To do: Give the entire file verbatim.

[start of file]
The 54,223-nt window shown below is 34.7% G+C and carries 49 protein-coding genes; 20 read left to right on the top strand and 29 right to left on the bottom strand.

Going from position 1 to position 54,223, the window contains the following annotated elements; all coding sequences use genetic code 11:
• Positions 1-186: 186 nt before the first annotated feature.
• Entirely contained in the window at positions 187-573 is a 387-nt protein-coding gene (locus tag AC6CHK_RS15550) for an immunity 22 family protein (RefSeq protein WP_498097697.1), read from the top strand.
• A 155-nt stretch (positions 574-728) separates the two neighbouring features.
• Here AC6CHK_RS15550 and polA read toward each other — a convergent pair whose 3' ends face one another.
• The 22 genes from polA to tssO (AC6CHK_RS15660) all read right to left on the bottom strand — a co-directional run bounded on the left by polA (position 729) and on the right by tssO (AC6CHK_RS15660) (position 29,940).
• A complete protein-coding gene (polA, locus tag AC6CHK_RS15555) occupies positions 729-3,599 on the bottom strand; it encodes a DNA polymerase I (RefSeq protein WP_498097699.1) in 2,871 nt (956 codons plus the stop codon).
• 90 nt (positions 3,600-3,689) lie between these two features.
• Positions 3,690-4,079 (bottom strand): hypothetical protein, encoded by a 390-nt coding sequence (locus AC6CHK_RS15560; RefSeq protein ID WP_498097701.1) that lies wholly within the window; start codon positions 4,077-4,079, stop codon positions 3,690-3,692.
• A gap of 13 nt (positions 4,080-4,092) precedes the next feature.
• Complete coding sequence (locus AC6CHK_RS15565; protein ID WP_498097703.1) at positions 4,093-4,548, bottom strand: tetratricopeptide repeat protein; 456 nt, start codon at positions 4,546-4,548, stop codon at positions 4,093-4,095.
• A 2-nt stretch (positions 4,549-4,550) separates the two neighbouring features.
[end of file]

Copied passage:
The 54,223-nt window shown below is 34.7% G+C and carries 49 protein-coding genes; 20 read left to right on the top strand and 29 right to left on the bottom strand.

Going from position 1 to position 54,223, the window contains the following annotated elements; all coding sequences use genetic code 11:
• Positions 1-186: 186 nt before the first annotated feature.
• Entirely contained in the window at positions 187-573 is a 387-nt protein-coding gene (locus tag AC6CHK_RS15550) for an immunity 22 family protein (RefSeq protein WP_498097697.1), read from the top strand.
• A 155-nt stretch (positions 574-728) separates the two neighbouring features.
• Here AC6CHK_RS15550 and polA read toward each other — a convergent pair whose 3' ends face one another.
• The 22 genes from polA to tssO (AC6CHK_RS15660) all read right to left on the bottom strand — a co-directional run bounded on the left by polA (position 729) and on the right by tssO (AC6CHK_RS15660) (position 29,940).
• A complete protein-coding gene (polA, locus tag AC6CHK_RS15555) occupies positions 729-3,599 on the bottom strand; it encodes a DNA polymerase I (RefSeq protein WP_498097699.1) in 2,871 nt (956 codons plus the stop codon).
• 90 nt (positions 3,600-3,689) lie between these two features.
• Positions 3,690-4,079 (bottom strand): hypothetical protein, encoded by a 390-nt coding sequence (locus AC6CHK_RS15560; RefSeq protein ID WP_498097701.1) that lies wholly within the window; start codon positions 4,077-4,079, stop codon positions 3,690-3,692.
• A gap of 13 nt (positions 4,080-4,092) precedes the next feature.
• Complete coding sequence (locus AC6CHK_RS15565; protein ID WP_498097703.1) at positions 4,093-4,548, bottom strand: tetratricopeptide repeat protein; 456 nt, start codon at positions 4,546-4,548, stop codon at positions 4,093-4,095.
• A 2-nt stretch (positions 4,549-4,550) separates the two neighbouring features.